Vefur sýslumanna website recently came under the umbrella of Ísland.is, which is intended to make all services provided by the public sector smarter and simpler.
The county's website recently went under the umbrella of Ísland.is, which is intended to smarten and simplify all public sector services.
The county's website was designed with the needs of the user in mind, wording was updated and adapted to the general user. Applications and service processes were streamlined and simplified to reduce the burden on customer support and provide better, more automated services that are suitable for the average citizen.
To ensure that these goals were met, research and analysis of the user experience was undertaken to characterize challenges and opportunities to further improve the interface.
That's where our eye scanner comes in.
Our eye and response scanner detects where our eyes search on a website. Thus, we can identify exactly what attracts attention and what causes confusion. Challenges that users themselves do not realize or opportunities that would have otherwise been overlooked can be characterized.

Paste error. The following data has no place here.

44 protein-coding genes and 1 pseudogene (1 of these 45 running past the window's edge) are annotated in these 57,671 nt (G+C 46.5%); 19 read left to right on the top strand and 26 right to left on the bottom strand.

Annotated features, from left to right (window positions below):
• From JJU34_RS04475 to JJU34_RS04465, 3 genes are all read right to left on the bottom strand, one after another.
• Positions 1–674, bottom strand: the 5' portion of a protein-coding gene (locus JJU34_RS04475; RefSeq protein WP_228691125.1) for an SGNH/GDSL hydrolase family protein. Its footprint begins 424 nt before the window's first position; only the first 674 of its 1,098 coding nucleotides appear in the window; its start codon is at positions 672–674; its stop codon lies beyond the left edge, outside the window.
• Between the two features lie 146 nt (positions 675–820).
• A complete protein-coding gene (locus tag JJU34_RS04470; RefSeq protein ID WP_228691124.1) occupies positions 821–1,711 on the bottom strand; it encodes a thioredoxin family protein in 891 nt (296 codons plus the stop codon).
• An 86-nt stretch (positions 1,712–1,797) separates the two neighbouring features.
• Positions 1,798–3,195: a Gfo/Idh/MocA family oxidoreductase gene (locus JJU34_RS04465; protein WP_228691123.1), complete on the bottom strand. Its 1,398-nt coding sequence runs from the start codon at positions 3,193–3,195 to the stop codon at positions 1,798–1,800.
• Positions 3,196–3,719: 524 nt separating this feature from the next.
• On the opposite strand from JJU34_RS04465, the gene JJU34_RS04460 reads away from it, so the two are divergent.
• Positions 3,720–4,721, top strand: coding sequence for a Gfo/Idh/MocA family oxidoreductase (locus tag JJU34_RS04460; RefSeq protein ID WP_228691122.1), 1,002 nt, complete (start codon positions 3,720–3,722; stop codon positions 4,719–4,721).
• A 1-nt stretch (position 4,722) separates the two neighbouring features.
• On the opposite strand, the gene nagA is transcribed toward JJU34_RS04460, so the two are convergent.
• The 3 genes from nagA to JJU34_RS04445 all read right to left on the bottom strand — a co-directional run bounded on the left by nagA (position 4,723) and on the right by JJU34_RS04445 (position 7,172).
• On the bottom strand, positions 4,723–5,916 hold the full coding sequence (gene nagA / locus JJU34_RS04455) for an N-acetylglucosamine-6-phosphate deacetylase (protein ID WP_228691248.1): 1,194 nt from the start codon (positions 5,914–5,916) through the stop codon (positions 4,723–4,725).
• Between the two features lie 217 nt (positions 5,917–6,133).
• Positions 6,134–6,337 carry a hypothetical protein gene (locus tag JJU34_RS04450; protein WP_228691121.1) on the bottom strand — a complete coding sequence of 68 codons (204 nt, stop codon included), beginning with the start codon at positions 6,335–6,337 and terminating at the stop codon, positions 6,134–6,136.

For district commissioners, we tested the site on both a computer screen and a mobile phone and got five users for each device. Users were from a wide age group.
Users solved five tasks, called user histories, that are supposed to test certain features on the web. After the test, we went over the data.
When it comes to eye scanning there are two stages of analysis.
The first stage of analysis is a certain rough examination of user behavior: “where does the user go? what is he looking for? how long does it take to complete a task?” and so on. This is basic information that does not technically require the eye scanner, buthe results of such an analysis are very important. These results allow us to take a closer look at the deeper analysis.
The second stage involves examining the data coming out of the eye scan on a so-called gaze plot. When we examine such data, we always ask the following questions: